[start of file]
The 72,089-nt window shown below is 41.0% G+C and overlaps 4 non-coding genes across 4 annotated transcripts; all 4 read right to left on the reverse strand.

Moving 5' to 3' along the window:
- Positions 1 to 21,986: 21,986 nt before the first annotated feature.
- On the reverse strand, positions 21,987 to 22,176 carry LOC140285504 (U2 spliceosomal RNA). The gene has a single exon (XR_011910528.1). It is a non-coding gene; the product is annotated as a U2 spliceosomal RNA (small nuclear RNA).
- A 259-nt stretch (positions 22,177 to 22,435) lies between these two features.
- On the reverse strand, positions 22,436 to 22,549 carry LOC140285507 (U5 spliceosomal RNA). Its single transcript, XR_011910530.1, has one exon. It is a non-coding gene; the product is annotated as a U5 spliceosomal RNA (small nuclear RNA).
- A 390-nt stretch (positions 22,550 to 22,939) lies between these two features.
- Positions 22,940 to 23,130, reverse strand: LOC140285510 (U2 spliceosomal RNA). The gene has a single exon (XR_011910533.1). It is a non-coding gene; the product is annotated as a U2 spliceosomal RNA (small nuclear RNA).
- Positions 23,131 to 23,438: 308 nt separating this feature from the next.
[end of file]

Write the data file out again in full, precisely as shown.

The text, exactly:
The 72,089-nt window shown below is 41.0% G+C and overlaps 4 non-coding genes across 4 annotated transcripts; all 4 read right to left on the reverse strand.

Moving 5' to 3' along the window:
- Positions 1 to 21,986: 21,986 nt before the first annotated feature.
- On the reverse strand, positions 21,987 to 22,176 carry LOC140285504 (U2 spliceosomal RNA). The gene has a single exon (XR_011910528.1). It is a non-coding gene; the product is annotated as a U2 spliceosomal RNA (small nuclear RNA).
- A 259-nt stretch (positions 22,177 to 22,435) lies between these two features.
- On the reverse strand, positions 22,436 to 22,549 carry LOC140285507 (U5 spliceosomal RNA). Its single transcript, XR_011910530.1, has one exon. It is a non-coding gene; the product is annotated as a U5 spliceosomal RNA (small nuclear RNA).
- A 390-nt stretch (positions 22,550 to 22,939) lies between these two features.
- Positions 22,940 to 23,130, reverse strand: LOC140285510 (U2 spliceosomal RNA). The gene has a single exon (XR_011910533.1). It is a non-coding gene; the product is annotated as a U2 spliceosomal RNA (small nuclear RNA).
- Positions 23,131 to 23,438: 308 nt separating this feature from the next.